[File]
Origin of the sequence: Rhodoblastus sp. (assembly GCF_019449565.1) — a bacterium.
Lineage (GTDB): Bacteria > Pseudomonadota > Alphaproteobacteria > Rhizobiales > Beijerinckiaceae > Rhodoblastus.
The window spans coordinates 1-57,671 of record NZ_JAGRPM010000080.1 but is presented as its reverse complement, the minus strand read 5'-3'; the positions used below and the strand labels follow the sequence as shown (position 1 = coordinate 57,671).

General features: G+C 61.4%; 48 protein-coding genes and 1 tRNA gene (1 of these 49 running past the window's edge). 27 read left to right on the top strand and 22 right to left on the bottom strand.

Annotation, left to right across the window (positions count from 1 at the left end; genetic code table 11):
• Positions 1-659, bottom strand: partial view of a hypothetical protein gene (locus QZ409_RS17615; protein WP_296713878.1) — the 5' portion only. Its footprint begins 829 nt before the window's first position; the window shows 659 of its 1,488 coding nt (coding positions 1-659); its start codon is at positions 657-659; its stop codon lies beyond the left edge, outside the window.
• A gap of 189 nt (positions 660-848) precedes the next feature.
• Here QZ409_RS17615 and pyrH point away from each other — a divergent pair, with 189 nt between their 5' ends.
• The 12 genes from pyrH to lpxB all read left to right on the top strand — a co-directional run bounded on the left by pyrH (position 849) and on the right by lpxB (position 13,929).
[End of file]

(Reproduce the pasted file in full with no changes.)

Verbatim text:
Origin of the sequence: Rhodoblastus sp. (assembly GCF_019449565.1) — a bacterium.
Lineage (GTDB): Bacteria > Pseudomonadota > Alphaproteobacteria > Rhizobiales > Beijerinckiaceae > Rhodoblastus.
The window spans coordinates 1-57,671 of record NZ_JAGRPM010000080.1 but is presented as its reverse complement, the minus strand read 5'-3'; the positions used below and the strand labels follow the sequence as shown (position 1 = coordinate 57,671).

General features: G+C 61.4%; 48 protein-coding genes and 1 tRNA gene (1 of these 49 running past the window's edge). 27 read left to right on the top strand and 22 right to left on the bottom strand.

Annotation, left to right across the window (positions count from 1 at the left end; genetic code table 11):
• Positions 1-659, bottom strand: partial view of a hypothetical protein gene (locus QZ409_RS17615; protein WP_296713878.1) — the 5' portion only. Its footprint begins 829 nt before the window's first position; the window shows 659 of its 1,488 coding nt (coding positions 1-659); its start codon is at positions 657-659; its stop codon lies beyond the left edge, outside the window.
• A gap of 189 nt (positions 660-848) precedes the next feature.
• Here QZ409_RS17615 and pyrH point away from each other — a divergent pair, with 189 nt between their 5' ends.
• The 12 genes from pyrH to lpxB all read left to right on the top strand — a co-directional run bounded on the left by pyrH (position 849) and on the right by lpxB (position 13,929).